In the first composition, “Tiruppavai” is an example of Madhura Bhakti, a devotion set in the convergence of the soul towards the super soul, the Lord. It has a veneer of sublime philosophic exuberance-indicating pure feelings devotion and a desire to acquire the where with ales to provoke such a journey, through the means of increasingly refined insignificant member of the lord’s regime of indescribable magnitude of the six cardinal virtues the Shadgunas, Jnana, Bhakti, Bala, virya, aishwarya and Tejas. The vow that is adopted to achieve this proximity is couched in language which at first sight appears as an intense yearning of innocent which at first sight appears as an intense yearning of language which at first sight appears as an intense yearning of innocent young ladies, seeking the loving care of the supreme, the one who is peerless in His concern for the devotee. Here the young cowherd (Gopis) lasses, are said to be the incarnates of the Sacred Rishis of Dandakaranya, who had obtained the assurance of the Lord, in His Ramavatara mode. They have sought fruition of their endeavors’, the caresses and affection of the Lord. In fact, in the scheme of Bhagavata tradition, of the devotee, male or female, regards the Lord as the supreme protector and bearer of the load of his Karma, to rid him of the endless involvement with the Birth-death-birth syndrome, with attendant bouts of misery and suffering.

In the Second of the trilogy, the “tiruppalliyezhucci”, the devotee sing a song of awakening the Lord, who had been sent to sleep according to the daily chores of worship laid down in ‘Pancharatra agama’ and elaborate ritualistic code, of worship, to keep the devout in constant contact with the Lord. To the critiques of this method of invoking the Lord’s attention, we would refer them to the detailed exposition of the concept, as described in appendix I of the Psalm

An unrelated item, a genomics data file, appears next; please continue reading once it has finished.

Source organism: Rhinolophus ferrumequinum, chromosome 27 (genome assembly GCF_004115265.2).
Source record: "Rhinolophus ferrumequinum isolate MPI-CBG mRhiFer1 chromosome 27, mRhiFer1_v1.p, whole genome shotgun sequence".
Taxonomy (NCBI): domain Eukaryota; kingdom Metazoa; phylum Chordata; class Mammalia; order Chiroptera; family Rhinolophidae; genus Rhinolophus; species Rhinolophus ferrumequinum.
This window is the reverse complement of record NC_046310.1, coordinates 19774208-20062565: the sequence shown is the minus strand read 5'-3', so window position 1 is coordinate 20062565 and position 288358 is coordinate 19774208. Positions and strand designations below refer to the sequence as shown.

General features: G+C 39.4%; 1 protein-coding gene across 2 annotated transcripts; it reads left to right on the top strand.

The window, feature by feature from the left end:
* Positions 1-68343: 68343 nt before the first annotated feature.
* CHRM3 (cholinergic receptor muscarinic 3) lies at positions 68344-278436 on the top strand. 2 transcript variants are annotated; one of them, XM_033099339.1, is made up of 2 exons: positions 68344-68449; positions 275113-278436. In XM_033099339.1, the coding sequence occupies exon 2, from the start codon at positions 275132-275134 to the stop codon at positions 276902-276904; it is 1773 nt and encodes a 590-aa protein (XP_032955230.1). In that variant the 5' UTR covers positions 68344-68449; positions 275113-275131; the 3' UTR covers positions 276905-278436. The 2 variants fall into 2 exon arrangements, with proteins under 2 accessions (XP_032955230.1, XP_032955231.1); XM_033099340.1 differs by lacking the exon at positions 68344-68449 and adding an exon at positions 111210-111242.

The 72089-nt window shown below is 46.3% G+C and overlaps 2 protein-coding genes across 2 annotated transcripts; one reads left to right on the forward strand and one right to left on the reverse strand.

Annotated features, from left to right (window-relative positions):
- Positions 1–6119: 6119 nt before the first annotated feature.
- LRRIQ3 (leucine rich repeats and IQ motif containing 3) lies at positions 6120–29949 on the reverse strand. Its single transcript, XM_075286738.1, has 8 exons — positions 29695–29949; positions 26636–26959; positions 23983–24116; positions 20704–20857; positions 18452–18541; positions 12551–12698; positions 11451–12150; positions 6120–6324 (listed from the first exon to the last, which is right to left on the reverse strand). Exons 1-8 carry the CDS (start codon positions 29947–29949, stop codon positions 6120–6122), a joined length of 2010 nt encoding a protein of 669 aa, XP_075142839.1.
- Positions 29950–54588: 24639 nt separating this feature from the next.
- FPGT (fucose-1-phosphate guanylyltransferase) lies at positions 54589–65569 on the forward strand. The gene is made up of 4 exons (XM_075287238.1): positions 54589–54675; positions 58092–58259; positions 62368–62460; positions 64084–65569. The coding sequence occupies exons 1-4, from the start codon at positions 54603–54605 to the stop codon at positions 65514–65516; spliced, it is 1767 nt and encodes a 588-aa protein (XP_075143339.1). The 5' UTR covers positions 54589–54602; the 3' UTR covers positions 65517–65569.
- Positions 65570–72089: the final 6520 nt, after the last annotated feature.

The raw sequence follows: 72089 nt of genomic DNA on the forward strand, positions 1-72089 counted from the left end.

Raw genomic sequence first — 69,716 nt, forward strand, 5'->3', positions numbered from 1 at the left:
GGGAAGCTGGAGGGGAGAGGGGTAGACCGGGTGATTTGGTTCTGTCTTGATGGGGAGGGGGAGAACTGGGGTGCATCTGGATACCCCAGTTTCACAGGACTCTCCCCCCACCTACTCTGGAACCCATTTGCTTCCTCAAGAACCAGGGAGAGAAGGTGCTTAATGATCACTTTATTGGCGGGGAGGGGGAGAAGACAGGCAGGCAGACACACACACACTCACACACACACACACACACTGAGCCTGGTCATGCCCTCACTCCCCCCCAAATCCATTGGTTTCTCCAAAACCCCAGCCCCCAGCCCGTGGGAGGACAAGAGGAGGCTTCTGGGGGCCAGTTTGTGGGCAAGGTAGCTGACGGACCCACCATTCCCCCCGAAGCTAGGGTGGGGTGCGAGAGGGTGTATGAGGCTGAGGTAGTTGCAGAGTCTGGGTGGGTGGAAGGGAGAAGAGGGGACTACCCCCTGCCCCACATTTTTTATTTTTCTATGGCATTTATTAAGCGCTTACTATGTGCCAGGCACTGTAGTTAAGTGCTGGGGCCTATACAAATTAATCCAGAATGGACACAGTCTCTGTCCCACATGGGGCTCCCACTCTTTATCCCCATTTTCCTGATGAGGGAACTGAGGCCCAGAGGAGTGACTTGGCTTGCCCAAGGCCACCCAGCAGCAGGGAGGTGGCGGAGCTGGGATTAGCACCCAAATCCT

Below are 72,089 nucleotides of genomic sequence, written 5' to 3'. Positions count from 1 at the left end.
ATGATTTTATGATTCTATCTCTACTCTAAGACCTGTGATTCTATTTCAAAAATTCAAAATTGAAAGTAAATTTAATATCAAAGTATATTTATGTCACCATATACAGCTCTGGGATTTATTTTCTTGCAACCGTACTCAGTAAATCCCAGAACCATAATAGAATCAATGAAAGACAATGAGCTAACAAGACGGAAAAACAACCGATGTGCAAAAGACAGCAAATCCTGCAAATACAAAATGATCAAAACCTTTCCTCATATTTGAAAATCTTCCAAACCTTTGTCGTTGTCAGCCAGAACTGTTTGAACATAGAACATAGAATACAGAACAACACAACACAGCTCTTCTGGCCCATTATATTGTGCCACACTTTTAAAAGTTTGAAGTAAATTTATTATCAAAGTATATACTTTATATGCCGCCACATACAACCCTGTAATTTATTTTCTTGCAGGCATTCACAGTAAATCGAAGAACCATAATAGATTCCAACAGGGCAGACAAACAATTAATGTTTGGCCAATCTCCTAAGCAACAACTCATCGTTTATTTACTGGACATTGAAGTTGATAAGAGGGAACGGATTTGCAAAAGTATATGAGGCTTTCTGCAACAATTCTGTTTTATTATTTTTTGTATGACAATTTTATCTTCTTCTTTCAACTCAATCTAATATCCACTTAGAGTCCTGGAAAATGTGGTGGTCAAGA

The third of the trilogy, “Blessing the Lord” is a unique piece of supreme concern of the devotee who values the ever increasing grandeur of His effulgence, and is always alert to prevent any mitigation due to the effects of what is known as the “Evil sight” of the Detractor. This concern was the spontaneous outpouring of the Azhwar, who as a sibling of tender age won a great philosophical contest by the Grace of Lord Vishnu. Great scholars of Vedic learning were arraigned in the contest and this boy Sri visnucitta [who became an Azhwar] was taken in a grand procession by the ruler of the Land. The magnificence of the procession was so great, that even the celestials came to witness from above. Amongst them, the boy had a glimpse of the supreme, Lord Narayana with His benign looks as if blessing the lad. Overtaken by the extreme brilliance beauty and other indescribable excellences, the lad out of his great concern to the celestial grandeur, loudly sang the songs extempore, whose purport was to save Him from the evil looks of those who may be amongst the throngs of spectators.